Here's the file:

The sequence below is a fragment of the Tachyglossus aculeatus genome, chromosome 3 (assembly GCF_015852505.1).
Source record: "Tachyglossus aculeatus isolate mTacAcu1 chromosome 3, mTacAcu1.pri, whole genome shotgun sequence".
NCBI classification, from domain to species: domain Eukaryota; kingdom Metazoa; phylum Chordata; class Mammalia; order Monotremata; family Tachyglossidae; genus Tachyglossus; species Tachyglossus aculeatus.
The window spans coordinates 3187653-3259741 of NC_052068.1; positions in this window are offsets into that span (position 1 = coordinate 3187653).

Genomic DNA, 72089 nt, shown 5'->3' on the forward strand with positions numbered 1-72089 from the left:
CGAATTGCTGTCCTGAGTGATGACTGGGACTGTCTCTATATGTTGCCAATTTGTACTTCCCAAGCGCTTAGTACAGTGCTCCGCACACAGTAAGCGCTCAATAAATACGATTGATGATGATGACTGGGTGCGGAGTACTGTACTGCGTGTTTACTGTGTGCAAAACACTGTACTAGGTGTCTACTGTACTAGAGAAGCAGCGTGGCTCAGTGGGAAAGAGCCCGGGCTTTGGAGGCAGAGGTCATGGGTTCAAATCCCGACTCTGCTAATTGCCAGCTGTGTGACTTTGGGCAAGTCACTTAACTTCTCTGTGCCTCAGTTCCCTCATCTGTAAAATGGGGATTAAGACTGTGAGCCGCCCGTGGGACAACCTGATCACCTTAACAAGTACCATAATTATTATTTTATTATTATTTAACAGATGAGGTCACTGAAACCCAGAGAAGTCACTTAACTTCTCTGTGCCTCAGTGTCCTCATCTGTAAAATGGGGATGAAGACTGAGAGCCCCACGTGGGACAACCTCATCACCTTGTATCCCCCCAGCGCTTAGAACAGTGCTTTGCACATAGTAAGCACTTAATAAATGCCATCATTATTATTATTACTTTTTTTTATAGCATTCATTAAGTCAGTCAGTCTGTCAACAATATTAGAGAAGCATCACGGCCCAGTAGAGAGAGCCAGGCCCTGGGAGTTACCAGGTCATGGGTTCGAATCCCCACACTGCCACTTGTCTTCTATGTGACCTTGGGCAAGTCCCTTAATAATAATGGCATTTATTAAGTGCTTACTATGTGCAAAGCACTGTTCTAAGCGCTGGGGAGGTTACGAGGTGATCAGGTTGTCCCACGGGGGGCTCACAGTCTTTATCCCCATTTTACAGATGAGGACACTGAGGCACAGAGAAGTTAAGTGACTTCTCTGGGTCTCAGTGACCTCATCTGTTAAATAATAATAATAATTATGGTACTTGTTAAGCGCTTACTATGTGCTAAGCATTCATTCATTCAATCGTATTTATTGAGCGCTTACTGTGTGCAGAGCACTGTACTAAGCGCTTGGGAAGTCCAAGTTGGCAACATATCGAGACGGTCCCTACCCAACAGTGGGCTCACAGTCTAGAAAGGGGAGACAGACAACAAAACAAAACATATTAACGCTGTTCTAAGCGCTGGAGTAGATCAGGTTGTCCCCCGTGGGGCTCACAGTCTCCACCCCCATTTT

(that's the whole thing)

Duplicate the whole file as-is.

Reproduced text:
The sequence below is a fragment of the Tachyglossus aculeatus genome, chromosome 3 (assembly GCF_015852505.1).
Source record: "Tachyglossus aculeatus isolate mTacAcu1 chromosome 3, mTacAcu1.pri, whole genome shotgun sequence".
NCBI classification, from domain to species: domain Eukaryota; kingdom Metazoa; phylum Chordata; class Mammalia; order Monotremata; family Tachyglossidae; genus Tachyglossus; species Tachyglossus aculeatus.
The window spans coordinates 3187653-3259741 of NC_052068.1; positions in this window are offsets into that span (position 1 = coordinate 3187653).

Genomic DNA, 72089 nt, shown 5'->3' on the forward strand with positions numbered 1-72089 from the left:
CGAATTGCTGTCCTGAGTGATGACTGGGACTGTCTCTATATGTTGCCAATTTGTACTTCCCAAGCGCTTAGTACAGTGCTCCGCACACAGTAAGCGCTCAATAAATACGATTGATGATGATGACTGGGTGCGGAGTACTGTACTGCGTGTTTACTGTGTGCAAAACACTGTACTAGGTGTCTACTGTACTAGAGAAGCAGCGTGGCTCAGTGGGAAAGAGCCCGGGCTTTGGAGGCAGAGGTCATGGGTTCAAATCCCGACTCTGCTAATTGCCAGCTGTGTGACTTTGGGCAAGTCACTTAACTTCTCTGTGCCTCAGTTCCCTCATCTGTAAAATGGGGATTAAGACTGTGAGCCGCCCGTGGGACAACCTGATCACCTTAACAAGTACCATAATTATTATTTTATTATTATTTAACAGATGAGGTCACTGAAACCCAGAGAAGTCACTTAACTTCTCTGTGCCTCAGTGTCCTCATCTGTAAAATGGGGATGAAGACTGAGAGCCCCACGTGGGACAACCTCATCACCTTGTATCCCCCCAGCGCTTAGAACAGTGCTTTGCACATAGTAAGCACTTAATAAATGCCATCATTATTATTATTACTTTTTTTTATAGCATTCATTAAGTCAGTCAGTCTGTCAACAATATTAGAGAAGCATCACGGCCCAGTAGAGAGAGCCAGGCCCTGGGAGTTACCAGGTCATGGGTTCGAATCCCCACACTGCCACTTGTCTTCTATGTGACCTTGGGCAAGTCCCTTAATAATAATGGCATTTATTAAGTGCTTACTATGTGCAAAGCACTGTTCTAAGCGCTGGGGAGGTTACGAGGTGATCAGGTTGTCCCACGGGGGGCTCACAGTCTTTATCCCCATTTTACAGATGAGGACACTGAGGCACAGAGAAGTTAAGTGACTTCTCTGGGTCTCAGTGACCTCATCTGTTAAATAATAATAATAATTATGGTACTTGTTAAGCGCTTACTATGTGCTAAGCATTCATTCATTCAATCGTATTTATTGAGCGCTTACTGTGTGCAGAGCACTGTACTAAGCGCTTGGGAAGTCCAAGTTGGCAACATATCGAGACGGTCCCTACCCAACAGTGGGCTCACAGTCTAGAAAGGGGAGACAGACAACAAAACAAAACATATTAACGCTGTTCTAAGCGCTGGAGTAGATCAGGTTGTCCCCCGTGGGGCTCACAGTCTCCACCCCCATTTT